However, no conclusive evidence, only some typological features, can be found to support Høyrup's view.A more widespread hypothesis posits a Proto-Euphratean language that preceded Sumerian in Southern Mesopotamia and exerted an areal influence on it, especially in the form of polysyllabic words that appear "un-Sumerian"–making them suspect of being loanwords–and are not traceable to any other known language.It succeeds the proto-literate period, which spans roughly the 35th to 30th centuries.Some versions of the chronology may omit the Late Sumerian phase and regard all texts written after 2000 BC as Post-Sumerian.SAL), possibly to be interpreted as "fine tongue" or "high-pitched voice" (Rubio (2007) p. Other terms for dialects or registers were eme-galam "high tongue", eme-si-sa "straight tongue", eme-te-na "oblique[? Eme-sal is used exclusively by female characters in some literary texts (that may be compared to the female languages or language varieties that exist or have existed in some cultures, such as among the Chukchis and the Island Caribs).In addition, it is dominant in certain genres of cult songs.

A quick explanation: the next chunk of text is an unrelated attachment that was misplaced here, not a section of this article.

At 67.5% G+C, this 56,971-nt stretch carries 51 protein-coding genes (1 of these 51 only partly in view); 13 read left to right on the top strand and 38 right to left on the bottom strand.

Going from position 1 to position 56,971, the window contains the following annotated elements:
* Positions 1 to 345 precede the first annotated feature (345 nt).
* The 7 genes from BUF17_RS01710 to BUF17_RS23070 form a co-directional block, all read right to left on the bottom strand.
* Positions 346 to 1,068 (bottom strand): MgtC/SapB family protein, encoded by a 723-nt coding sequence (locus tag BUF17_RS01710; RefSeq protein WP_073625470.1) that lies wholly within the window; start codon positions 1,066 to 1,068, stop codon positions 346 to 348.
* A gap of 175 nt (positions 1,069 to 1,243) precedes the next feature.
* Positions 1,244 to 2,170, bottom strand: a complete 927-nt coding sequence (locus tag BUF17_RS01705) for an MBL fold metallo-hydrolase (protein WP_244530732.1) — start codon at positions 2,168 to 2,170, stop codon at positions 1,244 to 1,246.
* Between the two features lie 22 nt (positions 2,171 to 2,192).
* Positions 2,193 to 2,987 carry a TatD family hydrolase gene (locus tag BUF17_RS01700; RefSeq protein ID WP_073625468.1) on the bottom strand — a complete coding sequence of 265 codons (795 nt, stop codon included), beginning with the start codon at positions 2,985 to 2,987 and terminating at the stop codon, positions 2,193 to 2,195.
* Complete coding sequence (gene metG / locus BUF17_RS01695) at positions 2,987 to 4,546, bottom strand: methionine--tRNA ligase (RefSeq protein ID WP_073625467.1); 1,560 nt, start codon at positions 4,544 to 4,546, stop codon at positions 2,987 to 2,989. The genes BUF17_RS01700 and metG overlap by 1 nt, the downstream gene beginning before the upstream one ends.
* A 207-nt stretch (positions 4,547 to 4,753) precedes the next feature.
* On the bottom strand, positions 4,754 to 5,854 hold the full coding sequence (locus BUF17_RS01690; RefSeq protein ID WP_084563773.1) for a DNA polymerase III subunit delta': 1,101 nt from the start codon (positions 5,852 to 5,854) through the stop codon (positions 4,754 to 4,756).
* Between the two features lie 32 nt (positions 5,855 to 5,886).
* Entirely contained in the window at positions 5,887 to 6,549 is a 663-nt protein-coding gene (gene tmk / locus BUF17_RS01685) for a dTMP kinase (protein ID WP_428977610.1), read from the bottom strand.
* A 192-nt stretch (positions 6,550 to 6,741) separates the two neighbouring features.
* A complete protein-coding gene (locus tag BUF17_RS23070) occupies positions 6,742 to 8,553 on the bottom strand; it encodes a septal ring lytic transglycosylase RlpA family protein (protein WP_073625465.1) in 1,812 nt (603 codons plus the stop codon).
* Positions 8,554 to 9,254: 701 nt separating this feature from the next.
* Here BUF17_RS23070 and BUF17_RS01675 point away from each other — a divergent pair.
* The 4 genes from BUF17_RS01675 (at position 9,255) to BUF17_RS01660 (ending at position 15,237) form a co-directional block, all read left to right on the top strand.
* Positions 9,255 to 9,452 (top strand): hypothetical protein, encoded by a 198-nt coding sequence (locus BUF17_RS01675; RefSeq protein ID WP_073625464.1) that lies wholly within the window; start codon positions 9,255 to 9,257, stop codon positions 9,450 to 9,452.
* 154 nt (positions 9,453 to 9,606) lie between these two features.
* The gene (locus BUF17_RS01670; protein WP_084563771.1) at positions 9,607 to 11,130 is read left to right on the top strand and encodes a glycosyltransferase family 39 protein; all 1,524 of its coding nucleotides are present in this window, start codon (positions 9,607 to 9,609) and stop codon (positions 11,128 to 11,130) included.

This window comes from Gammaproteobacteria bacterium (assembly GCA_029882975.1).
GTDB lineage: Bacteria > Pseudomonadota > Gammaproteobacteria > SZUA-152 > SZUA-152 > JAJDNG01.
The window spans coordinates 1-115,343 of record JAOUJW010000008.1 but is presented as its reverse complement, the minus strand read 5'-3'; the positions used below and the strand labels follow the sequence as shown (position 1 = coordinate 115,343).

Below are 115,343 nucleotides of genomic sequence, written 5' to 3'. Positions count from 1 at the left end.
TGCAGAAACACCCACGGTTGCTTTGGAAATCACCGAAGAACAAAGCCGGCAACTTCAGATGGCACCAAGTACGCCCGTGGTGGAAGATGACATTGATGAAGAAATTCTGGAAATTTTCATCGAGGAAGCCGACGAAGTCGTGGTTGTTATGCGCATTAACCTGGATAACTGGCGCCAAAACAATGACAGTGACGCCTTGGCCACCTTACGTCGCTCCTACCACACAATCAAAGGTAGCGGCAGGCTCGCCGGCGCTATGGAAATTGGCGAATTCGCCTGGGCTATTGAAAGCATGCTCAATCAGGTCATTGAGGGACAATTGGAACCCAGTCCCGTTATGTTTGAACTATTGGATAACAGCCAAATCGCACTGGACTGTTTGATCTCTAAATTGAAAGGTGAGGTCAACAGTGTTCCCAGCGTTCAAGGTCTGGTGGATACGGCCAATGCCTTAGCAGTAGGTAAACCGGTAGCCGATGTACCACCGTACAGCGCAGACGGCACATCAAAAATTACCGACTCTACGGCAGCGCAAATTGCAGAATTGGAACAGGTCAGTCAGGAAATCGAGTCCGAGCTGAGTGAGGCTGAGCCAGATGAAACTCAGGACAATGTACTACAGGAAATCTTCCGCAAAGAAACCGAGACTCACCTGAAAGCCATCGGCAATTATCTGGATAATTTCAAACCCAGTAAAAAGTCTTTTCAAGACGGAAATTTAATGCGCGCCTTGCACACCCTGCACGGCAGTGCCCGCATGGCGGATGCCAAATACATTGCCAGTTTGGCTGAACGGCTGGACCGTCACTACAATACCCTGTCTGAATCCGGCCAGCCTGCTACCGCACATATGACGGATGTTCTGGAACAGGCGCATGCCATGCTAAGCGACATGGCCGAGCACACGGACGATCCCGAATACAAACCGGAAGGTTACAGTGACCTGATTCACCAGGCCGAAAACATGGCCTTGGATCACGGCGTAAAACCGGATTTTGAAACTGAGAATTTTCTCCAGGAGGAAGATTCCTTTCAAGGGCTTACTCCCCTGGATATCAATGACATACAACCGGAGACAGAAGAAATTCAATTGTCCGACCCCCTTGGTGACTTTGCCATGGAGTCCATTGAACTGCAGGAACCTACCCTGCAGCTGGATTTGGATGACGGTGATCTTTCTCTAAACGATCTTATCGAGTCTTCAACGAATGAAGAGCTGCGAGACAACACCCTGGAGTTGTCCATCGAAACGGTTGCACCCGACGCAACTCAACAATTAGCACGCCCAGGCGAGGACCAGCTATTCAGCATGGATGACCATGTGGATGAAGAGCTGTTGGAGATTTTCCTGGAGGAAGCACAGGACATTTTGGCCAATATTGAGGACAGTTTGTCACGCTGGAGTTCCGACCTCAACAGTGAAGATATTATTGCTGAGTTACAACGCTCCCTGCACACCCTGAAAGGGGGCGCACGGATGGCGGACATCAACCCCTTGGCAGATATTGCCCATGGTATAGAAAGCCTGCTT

The two have different conjugations and many have different roots. The prefixes appear to conflate mood, aspect, and polarity; and their meanings are also affected by the tense-aspect complex.
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"native tongue") is the language of ancient Sumer and a language isolate that was spoken in southern Mesopotamia (modern-day Iraq).
During the 3rd millennium BC, an intimate cultural symbiosis developed between the Sumerians and the Akkadians, which included widespread bilingualism.
The "proto-literate" period of Sumerian writing spans c. In this period, records are purely logographic, with no linguistic or phonological content.